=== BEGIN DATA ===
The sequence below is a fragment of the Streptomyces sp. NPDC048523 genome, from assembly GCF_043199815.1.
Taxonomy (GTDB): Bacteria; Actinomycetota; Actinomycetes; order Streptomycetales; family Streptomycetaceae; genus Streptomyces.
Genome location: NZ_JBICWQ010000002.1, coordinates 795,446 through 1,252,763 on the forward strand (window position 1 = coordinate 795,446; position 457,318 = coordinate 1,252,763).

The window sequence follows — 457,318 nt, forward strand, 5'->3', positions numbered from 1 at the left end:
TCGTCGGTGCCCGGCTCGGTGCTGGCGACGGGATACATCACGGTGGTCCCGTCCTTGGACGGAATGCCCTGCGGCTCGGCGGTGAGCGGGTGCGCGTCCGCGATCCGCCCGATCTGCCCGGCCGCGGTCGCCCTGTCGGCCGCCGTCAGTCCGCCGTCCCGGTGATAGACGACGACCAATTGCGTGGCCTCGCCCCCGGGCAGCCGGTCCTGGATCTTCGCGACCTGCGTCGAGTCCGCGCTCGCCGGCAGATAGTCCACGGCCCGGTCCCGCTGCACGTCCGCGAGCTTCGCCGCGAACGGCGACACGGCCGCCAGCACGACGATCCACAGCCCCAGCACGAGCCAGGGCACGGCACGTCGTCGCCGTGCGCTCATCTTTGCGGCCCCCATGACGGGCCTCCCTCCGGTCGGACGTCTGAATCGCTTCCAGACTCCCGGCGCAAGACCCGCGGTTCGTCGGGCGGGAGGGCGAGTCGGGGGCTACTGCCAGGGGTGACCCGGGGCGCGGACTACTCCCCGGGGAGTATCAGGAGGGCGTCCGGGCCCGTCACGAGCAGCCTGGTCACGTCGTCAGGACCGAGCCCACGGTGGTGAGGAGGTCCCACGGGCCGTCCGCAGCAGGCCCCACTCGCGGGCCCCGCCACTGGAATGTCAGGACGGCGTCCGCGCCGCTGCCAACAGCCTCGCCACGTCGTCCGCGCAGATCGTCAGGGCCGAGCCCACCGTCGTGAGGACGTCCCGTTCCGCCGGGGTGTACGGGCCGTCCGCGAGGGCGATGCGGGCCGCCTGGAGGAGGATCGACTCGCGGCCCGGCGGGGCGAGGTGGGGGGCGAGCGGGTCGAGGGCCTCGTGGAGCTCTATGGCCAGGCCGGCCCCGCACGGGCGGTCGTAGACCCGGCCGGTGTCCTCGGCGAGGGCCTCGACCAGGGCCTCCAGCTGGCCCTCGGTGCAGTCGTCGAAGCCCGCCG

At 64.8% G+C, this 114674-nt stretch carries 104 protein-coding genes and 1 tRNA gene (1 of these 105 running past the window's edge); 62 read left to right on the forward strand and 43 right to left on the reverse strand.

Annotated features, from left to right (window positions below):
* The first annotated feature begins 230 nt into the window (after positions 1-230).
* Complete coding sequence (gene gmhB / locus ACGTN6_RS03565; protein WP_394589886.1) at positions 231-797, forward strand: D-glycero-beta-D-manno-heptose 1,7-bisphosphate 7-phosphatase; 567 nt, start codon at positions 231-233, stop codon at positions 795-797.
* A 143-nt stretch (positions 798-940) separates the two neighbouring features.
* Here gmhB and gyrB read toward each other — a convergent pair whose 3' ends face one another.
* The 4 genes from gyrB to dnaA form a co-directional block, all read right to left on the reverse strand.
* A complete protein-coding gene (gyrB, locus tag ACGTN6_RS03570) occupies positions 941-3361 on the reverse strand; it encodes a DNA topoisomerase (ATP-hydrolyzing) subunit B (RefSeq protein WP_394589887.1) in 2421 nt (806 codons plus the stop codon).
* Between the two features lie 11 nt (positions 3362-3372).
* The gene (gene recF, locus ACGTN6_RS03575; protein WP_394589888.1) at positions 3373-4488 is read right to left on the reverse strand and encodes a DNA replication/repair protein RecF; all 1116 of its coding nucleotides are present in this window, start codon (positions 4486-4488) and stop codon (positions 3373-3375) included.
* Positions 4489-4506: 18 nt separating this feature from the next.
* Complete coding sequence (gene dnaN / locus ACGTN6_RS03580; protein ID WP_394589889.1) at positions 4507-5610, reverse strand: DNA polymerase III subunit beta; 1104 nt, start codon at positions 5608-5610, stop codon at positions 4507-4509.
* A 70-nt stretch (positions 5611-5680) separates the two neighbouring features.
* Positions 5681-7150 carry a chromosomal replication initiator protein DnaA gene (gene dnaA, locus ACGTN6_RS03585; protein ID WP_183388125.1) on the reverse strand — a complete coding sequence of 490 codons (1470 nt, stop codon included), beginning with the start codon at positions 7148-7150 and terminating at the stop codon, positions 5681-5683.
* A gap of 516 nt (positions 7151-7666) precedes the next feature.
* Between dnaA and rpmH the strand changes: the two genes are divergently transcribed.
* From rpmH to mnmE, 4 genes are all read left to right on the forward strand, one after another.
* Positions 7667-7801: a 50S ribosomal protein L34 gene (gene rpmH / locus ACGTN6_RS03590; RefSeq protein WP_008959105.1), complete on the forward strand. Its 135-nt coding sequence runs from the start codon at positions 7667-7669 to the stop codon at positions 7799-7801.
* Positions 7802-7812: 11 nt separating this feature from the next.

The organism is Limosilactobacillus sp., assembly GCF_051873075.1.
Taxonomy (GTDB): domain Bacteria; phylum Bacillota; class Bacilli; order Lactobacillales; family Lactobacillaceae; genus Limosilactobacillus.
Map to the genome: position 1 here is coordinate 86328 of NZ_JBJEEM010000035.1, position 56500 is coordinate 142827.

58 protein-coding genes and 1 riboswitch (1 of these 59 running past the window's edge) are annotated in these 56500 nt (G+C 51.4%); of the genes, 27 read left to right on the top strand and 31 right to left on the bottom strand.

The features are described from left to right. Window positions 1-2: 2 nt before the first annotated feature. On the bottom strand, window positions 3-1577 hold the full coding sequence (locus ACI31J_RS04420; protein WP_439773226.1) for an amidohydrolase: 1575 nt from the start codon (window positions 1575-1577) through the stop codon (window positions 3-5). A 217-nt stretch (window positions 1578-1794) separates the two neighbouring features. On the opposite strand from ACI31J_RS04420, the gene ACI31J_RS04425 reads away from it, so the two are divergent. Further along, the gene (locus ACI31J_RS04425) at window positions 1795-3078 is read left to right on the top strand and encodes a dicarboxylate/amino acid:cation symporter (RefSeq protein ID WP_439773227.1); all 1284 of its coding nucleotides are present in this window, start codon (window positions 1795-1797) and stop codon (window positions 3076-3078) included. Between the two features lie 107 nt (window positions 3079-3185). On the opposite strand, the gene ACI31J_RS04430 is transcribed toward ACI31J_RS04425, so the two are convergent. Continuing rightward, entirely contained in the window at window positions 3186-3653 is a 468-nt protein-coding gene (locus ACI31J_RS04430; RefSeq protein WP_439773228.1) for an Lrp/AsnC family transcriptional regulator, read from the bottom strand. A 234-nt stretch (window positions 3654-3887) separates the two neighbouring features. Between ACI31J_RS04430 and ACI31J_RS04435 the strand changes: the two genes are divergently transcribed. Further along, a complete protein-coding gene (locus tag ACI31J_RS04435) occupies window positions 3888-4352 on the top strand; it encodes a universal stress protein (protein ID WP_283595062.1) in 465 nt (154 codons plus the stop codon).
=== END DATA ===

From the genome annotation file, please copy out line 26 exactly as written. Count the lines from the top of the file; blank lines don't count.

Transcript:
Taxonomy (GTDB): domain Bacteria; phylum Bacillota; class Bacilli; order Lactobacillales; family Lactobacillaceae; genus Limosilactobacillus.